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3 hours ago, Nedeljko said:

there was a presentation held by Prof. Peter Dearden, from the Department of Biochemistry from Otago University

Earlier this year I had the privilege of listening to Prof Dearden when he was hosted by the Hawkes Bay branch of the Royal Society. His research into genetics showed that NZ bees have evolved a unique genetic identity. Ground breaking stuff. Very funny guy. Easy to listen to. 

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I see that the link to the submissions on the Risk Analysis(RA) for the Importation of Carnica semen from Germany and Austria was posted on this Forum.   Remember first that this was 2003, but it does

This image is from 2005 when I was at the F3 stage with the carnica semen importations.  This Queen is 87.5% carnica, and is sort of the bee I am headed back to with our new Kiwi Cross population that

Local selection of local bees leads to greater production, less costs, less losses and helps to retain genetic diversity and genetic improvements that have been bred by local beekeepers for generation

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On 27.09.2017 г. at 11:09 PM, Philbee said:

The irony is that the more dependent the industry becomes on relative F1 crosses from what is bound to be AI Queens, the less diverse the general Bee population becomes.

 

I no longer want to save the whole world, most people like it the way it is.

I've never sold a single breeder queen. Fist, I find it EXTREMELY dumb idea. Second, it makes the queen rearers lazy, always relying on somebody else to do the hard work for them. Both sides lose in a long run.

On 7.10.2017 г. at 10:46 AM, Alastair said:

To breed a stable carni italian hybrid could take hundreds of years.

 

One of the 4 inbred lines used in the Starline program was actually a Carnica, bred for yellow colour (acording to Larry Connor, the successor of G. Cale) . Used to counterbalance the extreme brooding of the Italians.
Practically “stability" is nothing more than certain level of homozygosity. Everything with inbr coefficient around 0,5 and above is considered “stable”. Stable hybrid is one thing, but making it a a productive one requires also modulating the allelic frequencies 

 

59e10198d9ef8_inbrtable.thumb.JPG.289d510099a07972567a3633ce5fabcb.JPG

 

On 7.10.2017 г. at 9:44 PM, jamesc said:

Last year we bought a breeder of a highly recognised breeder of breeders. ...... She is the slowest queen to build up in the yard.....

It is a common obstacle of ALL controlled mating programs. The bee no matter what still is a wild animal. I will keep my mouth shut on this.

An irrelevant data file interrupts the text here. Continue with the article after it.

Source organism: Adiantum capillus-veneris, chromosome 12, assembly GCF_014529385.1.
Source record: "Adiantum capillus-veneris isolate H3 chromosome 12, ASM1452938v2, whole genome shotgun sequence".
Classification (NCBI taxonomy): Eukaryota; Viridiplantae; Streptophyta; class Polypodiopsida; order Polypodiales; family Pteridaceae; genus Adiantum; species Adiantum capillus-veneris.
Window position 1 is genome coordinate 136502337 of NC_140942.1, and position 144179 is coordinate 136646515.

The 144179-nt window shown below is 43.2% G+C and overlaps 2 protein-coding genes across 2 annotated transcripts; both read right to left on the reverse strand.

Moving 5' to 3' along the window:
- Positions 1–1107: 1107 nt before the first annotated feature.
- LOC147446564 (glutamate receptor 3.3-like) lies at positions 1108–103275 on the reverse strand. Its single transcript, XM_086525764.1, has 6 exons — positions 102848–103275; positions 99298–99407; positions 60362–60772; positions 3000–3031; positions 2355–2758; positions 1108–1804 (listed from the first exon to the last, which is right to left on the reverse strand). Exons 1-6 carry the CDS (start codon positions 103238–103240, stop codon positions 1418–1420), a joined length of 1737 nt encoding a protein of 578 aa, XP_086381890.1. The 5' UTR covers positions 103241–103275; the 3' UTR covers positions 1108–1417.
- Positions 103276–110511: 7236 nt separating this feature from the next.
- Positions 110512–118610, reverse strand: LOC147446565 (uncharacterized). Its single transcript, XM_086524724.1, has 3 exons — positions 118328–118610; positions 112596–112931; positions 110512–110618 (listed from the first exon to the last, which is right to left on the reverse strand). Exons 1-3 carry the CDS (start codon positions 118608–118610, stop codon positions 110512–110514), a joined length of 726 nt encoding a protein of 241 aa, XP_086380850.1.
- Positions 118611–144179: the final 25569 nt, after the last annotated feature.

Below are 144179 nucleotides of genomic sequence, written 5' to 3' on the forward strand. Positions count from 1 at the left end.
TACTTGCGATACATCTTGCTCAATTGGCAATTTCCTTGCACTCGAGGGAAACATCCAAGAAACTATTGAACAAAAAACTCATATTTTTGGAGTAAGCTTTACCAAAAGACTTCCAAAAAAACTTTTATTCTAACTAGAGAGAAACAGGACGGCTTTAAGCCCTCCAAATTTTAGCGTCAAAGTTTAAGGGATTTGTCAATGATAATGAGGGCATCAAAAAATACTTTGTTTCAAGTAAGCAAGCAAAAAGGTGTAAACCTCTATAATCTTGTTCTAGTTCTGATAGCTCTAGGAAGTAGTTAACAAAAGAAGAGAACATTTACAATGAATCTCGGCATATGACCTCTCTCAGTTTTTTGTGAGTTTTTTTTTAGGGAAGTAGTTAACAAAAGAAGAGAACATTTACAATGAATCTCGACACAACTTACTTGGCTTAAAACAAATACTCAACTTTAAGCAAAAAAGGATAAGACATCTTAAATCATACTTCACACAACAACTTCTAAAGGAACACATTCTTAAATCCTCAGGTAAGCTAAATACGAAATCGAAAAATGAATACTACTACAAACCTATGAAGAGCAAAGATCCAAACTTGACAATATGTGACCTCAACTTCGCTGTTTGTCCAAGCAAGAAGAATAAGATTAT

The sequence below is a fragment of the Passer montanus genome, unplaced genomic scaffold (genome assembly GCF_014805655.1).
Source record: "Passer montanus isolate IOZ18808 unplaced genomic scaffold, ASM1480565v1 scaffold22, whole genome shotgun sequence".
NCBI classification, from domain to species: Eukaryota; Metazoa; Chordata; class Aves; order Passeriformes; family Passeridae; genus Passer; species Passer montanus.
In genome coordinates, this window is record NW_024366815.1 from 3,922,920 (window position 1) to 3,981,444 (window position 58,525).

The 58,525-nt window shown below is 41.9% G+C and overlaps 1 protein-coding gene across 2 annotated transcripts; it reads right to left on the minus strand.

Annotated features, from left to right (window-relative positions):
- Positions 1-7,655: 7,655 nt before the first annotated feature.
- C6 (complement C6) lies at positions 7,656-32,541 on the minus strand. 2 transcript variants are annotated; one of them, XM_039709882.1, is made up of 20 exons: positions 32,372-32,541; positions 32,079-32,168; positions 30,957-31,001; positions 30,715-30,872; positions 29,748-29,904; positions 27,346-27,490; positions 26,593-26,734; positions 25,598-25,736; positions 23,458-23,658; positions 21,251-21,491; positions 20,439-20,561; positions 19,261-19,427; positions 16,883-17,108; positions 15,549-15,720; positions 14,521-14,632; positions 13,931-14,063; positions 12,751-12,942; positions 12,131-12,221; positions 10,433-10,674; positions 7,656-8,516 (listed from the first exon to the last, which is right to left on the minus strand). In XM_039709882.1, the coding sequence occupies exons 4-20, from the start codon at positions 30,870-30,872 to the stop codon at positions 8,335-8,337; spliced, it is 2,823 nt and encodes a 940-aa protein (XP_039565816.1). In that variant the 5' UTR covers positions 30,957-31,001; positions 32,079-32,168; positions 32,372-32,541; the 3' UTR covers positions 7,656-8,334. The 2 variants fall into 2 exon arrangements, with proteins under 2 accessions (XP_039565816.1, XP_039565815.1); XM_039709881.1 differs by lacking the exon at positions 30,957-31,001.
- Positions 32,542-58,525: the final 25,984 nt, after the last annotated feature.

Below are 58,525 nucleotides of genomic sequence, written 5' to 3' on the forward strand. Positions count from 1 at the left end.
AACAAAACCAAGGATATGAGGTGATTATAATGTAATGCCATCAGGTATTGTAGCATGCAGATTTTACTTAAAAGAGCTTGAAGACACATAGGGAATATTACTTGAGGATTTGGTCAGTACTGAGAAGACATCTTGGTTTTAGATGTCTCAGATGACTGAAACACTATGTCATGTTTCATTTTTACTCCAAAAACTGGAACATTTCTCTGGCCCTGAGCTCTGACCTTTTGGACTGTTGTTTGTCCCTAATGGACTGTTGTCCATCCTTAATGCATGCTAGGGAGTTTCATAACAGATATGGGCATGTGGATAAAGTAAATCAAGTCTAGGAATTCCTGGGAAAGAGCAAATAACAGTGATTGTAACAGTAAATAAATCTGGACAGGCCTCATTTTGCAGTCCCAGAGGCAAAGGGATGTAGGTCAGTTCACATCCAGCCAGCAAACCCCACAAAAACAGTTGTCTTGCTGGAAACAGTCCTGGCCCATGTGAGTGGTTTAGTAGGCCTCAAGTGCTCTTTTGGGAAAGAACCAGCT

Just now, Philbee said:

I doubt that there are many, if any beeks who are so on top of their game that the only way for them to improve is through genetic improvement of their Bee stock.

In other words, the most economic, effective, timely, and productive improvement a Beek can make to their Bee Business is by improving their general Beek skills and animal health would be at the top of the list.

Forget the smoke and mirrors of the breeding witch doctors....

 

 


The only way to get the best results is to have:
   1)good forage
 2)bee a good beekeeper
3)use superior bees ( without bees, the hive is just a box)

 

Bees are just animals controlled by instincts. We can change those instincts and even silence them.  It is a way to make them doing what we want without the need to do it ourselves.

Yes, we can skip the selection. We can use crappy bees and still be profitable. We can achieve the same results by applying more human hours. And we can also get the same net profits by having a higher number of hives. Some people prefer the NASA suits rather wearing a T-shirt and flip-flops.  That’s another way of solving the same problems, which also works.
 

 

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On 13.10.2017 г. at 11:47 PM, john berry said:

Local selection of local bees leads to greater production, less costs, less losses and helps to retain genetic diversity and genetic improvements that have been bred by local beekeepers for generations.

I don't think anyone in the world would disagree with a statement that said. We all argue about the details. But it is easier to say than actually do it.

 

BTW. Does anybody knows the single turning point event in the honey bee evolution?

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14 hours ago, Scutellator said:

I don't think anyone in the world would disagree with a statement that said. We all argue about the details. But it is easier to say than actually do it.

 

BTW. Does anybody knows the single turning point event in the honey bee evolution?

Was it when the Queen stopped needing a regular... bloke

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Thanks for the participation.

 

Anybody thought about the invention of the sugar?

 

"Survival of the fittest" have different meaning now, having nothing to do with things like climate adapted or high vitality.

 

If I didn't knew that conservation is often difficult even with Artificial insemination and island matings, maybe I would also believe in the open mating way.

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